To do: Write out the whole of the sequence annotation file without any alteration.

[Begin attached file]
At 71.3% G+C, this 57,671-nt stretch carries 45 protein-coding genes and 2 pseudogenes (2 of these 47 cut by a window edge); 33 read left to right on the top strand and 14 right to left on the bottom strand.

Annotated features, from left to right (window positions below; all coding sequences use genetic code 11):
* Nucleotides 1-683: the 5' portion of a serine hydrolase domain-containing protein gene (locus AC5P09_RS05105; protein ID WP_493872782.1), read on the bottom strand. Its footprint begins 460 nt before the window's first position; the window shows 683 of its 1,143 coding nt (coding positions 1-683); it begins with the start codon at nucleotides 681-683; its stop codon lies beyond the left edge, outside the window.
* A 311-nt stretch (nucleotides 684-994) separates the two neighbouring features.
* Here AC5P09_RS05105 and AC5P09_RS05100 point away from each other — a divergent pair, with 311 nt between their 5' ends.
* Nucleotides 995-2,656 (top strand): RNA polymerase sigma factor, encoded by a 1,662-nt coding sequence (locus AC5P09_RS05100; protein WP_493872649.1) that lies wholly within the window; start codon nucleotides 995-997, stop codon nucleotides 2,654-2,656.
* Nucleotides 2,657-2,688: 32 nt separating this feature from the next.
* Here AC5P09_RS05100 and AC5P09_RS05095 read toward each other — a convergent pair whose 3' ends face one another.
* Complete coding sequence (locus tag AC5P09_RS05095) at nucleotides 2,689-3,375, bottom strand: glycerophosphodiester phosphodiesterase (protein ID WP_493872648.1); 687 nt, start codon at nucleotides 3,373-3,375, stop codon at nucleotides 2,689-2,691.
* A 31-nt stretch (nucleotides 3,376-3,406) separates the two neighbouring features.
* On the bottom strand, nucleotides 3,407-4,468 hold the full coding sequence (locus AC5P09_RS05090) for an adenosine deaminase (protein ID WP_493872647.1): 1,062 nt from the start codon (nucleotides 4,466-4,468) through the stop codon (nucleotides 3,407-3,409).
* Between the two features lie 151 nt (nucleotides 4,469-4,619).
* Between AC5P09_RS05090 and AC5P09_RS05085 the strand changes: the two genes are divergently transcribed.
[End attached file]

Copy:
At 71.3% G+C, this 57,671-nt stretch carries 45 protein-coding genes and 2 pseudogenes (2 of these 47 cut by a window edge); 33 read left to right on the top strand and 14 right to left on the bottom strand.

Annotated features, from left to right (window positions below; all coding sequences use genetic code 11):
* Nucleotides 1-683: the 5' portion of a serine hydrolase domain-containing protein gene (locus AC5P09_RS05105; protein ID WP_493872782.1), read on the bottom strand. Its footprint begins 460 nt before the window's first position; the window shows 683 of its 1,143 coding nt (coding positions 1-683); it begins with the start codon at nucleotides 681-683; its stop codon lies beyond the left edge, outside the window.
* A 311-nt stretch (nucleotides 684-994) separates the two neighbouring features.
* Here AC5P09_RS05105 and AC5P09_RS05100 point away from each other — a divergent pair, with 311 nt between their 5' ends.
* Nucleotides 995-2,656 (top strand): RNA polymerase sigma factor, encoded by a 1,662-nt coding sequence (locus AC5P09_RS05100; protein WP_493872649.1) that lies wholly within the window; start codon nucleotides 995-997, stop codon nucleotides 2,654-2,656.
* Nucleotides 2,657-2,688: 32 nt separating this feature from the next.
* Here AC5P09_RS05100 and AC5P09_RS05095 read toward each other — a convergent pair whose 3' ends face one another.
* Complete coding sequence (locus tag AC5P09_RS05095) at nucleotides 2,689-3,375, bottom strand: glycerophosphodiester phosphodiesterase (protein ID WP_493872648.1); 687 nt, start codon at nucleotides 3,373-3,375, stop codon at nucleotides 2,689-2,691.
* A 31-nt stretch (nucleotides 3,376-3,406) separates the two neighbouring features.
* On the bottom strand, nucleotides 3,407-4,468 hold the full coding sequence (locus AC5P09_RS05090) for an adenosine deaminase (protein ID WP_493872647.1): 1,062 nt from the start codon (nucleotides 4,466-4,468) through the stop codon (nucleotides 3,407-3,409).
* Between the two features lie 151 nt (nucleotides 4,469-4,619).
* Between AC5P09_RS05090 and AC5P09_RS05085 the strand changes: the two genes are divergently transcribed.